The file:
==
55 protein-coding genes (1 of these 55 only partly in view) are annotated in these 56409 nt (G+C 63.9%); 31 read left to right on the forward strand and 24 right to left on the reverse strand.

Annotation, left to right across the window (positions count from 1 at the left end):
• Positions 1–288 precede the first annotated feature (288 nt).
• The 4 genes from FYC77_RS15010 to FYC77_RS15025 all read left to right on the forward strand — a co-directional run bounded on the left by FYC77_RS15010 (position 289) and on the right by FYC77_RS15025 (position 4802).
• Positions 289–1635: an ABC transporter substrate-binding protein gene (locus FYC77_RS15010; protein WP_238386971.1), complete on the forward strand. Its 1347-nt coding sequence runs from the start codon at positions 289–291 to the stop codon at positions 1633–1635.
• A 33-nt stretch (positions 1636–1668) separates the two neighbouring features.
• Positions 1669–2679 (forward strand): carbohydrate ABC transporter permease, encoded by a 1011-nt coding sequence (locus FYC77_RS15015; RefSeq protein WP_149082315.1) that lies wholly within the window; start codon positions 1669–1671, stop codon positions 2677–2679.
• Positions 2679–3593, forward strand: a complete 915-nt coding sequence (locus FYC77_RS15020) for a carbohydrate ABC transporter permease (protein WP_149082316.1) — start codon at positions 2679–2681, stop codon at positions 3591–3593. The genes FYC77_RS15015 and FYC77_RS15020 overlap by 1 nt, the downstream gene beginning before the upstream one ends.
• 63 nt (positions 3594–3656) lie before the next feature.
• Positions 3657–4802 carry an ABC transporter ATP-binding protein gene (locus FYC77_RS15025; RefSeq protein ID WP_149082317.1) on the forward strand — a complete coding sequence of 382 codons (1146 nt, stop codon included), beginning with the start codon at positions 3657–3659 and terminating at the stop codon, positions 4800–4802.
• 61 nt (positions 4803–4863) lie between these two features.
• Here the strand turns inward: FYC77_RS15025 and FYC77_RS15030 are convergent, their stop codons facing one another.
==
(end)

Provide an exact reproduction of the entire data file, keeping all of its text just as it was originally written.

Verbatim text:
55 protein-coding genes (1 of these 55 only partly in view) are annotated in these 56409 nt (G+C 63.9%); 31 read left to right on the forward strand and 24 right to left on the reverse strand.

Annotation, left to right across the window (positions count from 1 at the left end):
• Positions 1–288 precede the first annotated feature (288 nt).
• The 4 genes from FYC77_RS15010 to FYC77_RS15025 all read left to right on the forward strand — a co-directional run bounded on the left by FYC77_RS15010 (position 289) and on the right by FYC77_RS15025 (position 4802).
• Positions 289–1635: an ABC transporter substrate-binding protein gene (locus FYC77_RS15010; protein WP_238386971.1), complete on the forward strand. Its 1347-nt coding sequence runs from the start codon at positions 289–291 to the stop codon at positions 1633–1635.
• A 33-nt stretch (positions 1636–1668) separates the two neighbouring features.
• Positions 1669–2679 (forward strand): carbohydrate ABC transporter permease, encoded by a 1011-nt coding sequence (locus FYC77_RS15015; RefSeq protein WP_149082315.1) that lies wholly within the window; start codon positions 1669–1671, stop codon positions 2677–2679.
• Positions 2679–3593, forward strand: a complete 915-nt coding sequence (locus FYC77_RS15020) for a carbohydrate ABC transporter permease (protein WP_149082316.1) — start codon at positions 2679–2681, stop codon at positions 3591–3593. The genes FYC77_RS15015 and FYC77_RS15020 overlap by 1 nt, the downstream gene beginning before the upstream one ends.
• 63 nt (positions 3594–3656) lie before the next feature.
• Positions 3657–4802 carry an ABC transporter ATP-binding protein gene (locus FYC77_RS15025; RefSeq protein ID WP_149082317.1) on the forward strand — a complete coding sequence of 382 codons (1146 nt, stop codon included), beginning with the start codon at positions 3657–3659 and terminating at the stop codon, positions 4800–4802.
• 61 nt (positions 4803–4863) lie between these two features.
• Here the strand turns inward: FYC77_RS15025 and FYC77_RS15030 are convergent, their stop codons facing one another.